This includes structuralism, neo-Marxism, ethnomethodology, symbolic interactionism and symbolic approaches which derives itself from hermeneutics. Bourdieu's Outline of a theory of practice evaluates these different approaches by questioning a set of presuppositions that appears to be present in most of them. In this regard, Bourdieu deviates from the normal sociological practice of confining inquiry into how natives account for their ethnological world as it places into the limelight how sociological accounts construe these phenomena as objects of analysis. In other words, the aim is no longer to relate how men and women of different culture attaches meaning to their ways but in the way sociologists and anthropologists interpret the ways of these people.
In this paper, I will be providing a review of Bourdieu's work which will try to capture the essence of the composition. It should be noted that the complexity, depth and volume of Bourdieu's idea makes it a daunting task and the discussion provided can indeed have limitations. Nonetheless, I have tried to encapsulate and highlight the main points that Bourdieu makes in his philosophical undertaking.
Bourdieu forms his analysis through the por...
These modes includes the phenomenological, theoretical and practical knowledge and are further discussed in the following passages
2.1 Phenomenological Knowledge
According to Bourdieu (p. 32), phenomenological knowledge "makes explicit the truth of primary experience of the social world, i.e. all that is inscribed in the relationship of familiarity with the familiar environment, the unquestioning apprehension of the social world which, by definition, does not reflect on itself and excludes the question of the conditions of its own possibility" (p.32).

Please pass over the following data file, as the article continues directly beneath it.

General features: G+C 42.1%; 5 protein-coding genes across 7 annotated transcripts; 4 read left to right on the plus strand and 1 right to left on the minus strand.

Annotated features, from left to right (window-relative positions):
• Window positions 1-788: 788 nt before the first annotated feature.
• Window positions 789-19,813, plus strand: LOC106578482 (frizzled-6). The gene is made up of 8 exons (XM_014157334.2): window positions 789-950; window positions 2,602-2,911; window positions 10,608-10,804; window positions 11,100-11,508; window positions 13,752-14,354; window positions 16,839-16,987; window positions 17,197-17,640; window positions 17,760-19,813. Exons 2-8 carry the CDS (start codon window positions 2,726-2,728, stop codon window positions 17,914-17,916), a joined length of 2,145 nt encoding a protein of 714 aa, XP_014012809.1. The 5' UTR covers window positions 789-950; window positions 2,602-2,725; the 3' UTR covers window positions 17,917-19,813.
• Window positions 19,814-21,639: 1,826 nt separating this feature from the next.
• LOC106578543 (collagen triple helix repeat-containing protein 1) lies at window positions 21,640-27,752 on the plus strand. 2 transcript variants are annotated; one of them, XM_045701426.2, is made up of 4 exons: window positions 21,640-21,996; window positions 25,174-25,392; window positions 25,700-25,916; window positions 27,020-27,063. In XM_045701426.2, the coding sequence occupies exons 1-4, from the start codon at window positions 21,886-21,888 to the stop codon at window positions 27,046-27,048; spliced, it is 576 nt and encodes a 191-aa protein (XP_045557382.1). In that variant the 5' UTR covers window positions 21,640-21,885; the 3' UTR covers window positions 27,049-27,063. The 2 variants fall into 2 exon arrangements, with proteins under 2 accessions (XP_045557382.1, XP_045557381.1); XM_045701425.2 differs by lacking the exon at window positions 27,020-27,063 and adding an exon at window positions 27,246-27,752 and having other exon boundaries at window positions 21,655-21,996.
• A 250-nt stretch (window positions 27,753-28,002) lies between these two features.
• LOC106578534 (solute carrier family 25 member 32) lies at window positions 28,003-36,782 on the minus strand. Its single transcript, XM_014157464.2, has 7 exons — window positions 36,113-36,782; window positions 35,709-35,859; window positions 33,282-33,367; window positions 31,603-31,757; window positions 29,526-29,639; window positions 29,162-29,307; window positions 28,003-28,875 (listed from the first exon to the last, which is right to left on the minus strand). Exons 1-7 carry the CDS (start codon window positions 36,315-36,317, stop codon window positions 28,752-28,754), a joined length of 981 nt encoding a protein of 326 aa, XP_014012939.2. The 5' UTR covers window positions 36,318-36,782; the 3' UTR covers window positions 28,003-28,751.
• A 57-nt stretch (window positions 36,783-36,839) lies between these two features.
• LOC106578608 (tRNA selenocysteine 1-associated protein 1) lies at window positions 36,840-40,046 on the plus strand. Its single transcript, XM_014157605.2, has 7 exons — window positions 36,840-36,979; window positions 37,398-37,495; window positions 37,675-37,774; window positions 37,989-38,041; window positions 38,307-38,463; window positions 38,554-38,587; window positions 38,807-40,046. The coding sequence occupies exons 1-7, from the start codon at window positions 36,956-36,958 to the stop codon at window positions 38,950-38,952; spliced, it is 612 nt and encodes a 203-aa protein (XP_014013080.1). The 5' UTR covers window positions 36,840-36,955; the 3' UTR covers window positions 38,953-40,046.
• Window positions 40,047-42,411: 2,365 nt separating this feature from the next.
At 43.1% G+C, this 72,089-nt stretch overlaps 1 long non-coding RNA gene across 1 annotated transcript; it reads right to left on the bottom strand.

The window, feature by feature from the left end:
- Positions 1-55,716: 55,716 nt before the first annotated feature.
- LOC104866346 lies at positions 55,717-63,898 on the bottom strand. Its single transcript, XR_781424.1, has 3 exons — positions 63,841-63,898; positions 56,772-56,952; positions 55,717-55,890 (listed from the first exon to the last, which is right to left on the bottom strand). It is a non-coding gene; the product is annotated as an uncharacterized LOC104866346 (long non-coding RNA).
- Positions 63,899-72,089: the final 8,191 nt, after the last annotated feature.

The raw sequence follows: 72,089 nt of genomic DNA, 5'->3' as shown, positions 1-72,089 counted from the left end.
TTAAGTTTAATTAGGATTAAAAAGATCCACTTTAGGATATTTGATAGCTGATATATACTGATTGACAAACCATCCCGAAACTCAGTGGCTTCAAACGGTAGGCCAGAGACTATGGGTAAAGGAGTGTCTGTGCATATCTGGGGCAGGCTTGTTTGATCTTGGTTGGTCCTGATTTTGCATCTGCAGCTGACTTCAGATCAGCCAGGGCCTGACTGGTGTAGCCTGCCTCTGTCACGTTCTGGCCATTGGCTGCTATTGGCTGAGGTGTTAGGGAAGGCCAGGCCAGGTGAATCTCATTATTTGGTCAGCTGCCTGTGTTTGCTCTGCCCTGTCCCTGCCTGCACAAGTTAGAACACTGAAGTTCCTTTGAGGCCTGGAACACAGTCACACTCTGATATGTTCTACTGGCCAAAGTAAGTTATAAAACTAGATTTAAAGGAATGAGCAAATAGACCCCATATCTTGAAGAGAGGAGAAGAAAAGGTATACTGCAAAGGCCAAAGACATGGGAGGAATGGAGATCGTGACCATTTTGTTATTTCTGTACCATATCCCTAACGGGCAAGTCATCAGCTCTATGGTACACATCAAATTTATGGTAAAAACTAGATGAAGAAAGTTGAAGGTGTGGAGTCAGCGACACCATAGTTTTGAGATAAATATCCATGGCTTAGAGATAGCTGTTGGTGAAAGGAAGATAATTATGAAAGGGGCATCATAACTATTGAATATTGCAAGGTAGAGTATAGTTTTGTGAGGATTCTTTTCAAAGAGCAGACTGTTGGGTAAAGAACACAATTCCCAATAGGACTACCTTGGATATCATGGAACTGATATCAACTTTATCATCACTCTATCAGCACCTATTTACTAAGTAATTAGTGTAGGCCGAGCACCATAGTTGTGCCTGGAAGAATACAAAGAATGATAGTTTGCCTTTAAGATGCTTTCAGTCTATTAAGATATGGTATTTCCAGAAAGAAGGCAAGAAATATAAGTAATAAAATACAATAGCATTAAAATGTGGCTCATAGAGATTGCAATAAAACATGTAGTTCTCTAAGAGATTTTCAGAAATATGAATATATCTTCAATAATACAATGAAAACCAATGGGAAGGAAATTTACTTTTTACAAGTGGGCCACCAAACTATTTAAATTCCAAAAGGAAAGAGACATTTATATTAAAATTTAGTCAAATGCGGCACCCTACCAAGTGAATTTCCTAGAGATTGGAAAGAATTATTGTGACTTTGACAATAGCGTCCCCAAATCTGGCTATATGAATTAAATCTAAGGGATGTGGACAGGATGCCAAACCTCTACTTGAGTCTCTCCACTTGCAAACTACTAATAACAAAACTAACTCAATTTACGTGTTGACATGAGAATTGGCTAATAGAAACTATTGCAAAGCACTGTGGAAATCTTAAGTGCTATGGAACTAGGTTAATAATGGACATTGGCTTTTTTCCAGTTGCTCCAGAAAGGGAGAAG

This statement, when simplified, is the attempt to make people appreciate/recognize that there are certain peculiarities in our own ways that we often take for granted because we have become all too familiar with the process. This field of endeavor has earned its special place in sociology and anthropology and is dubbed as ethnomethodology. Prominent works in this field include that of Harold Garfinkel (1967) which made the world recognize that there are 'conventions of understanding' governing our taken-for-granted activities. These understandings make it possible for interaction to take place because there is no need for constructing its meanings again with other people. These they simply are the conditions for the negotiation of the social world.
Within the bounds of these conventions of understandings or 'common sense' dictums, people interact with one another and interpret the actions of others. In other words, people have the tendency to account other people's actions thru the 'common sense' perceptions that they acquire from their previous encounters/interactions. These unspoken rules govern our processing of a person as dead or getting a phone call started (Schegloff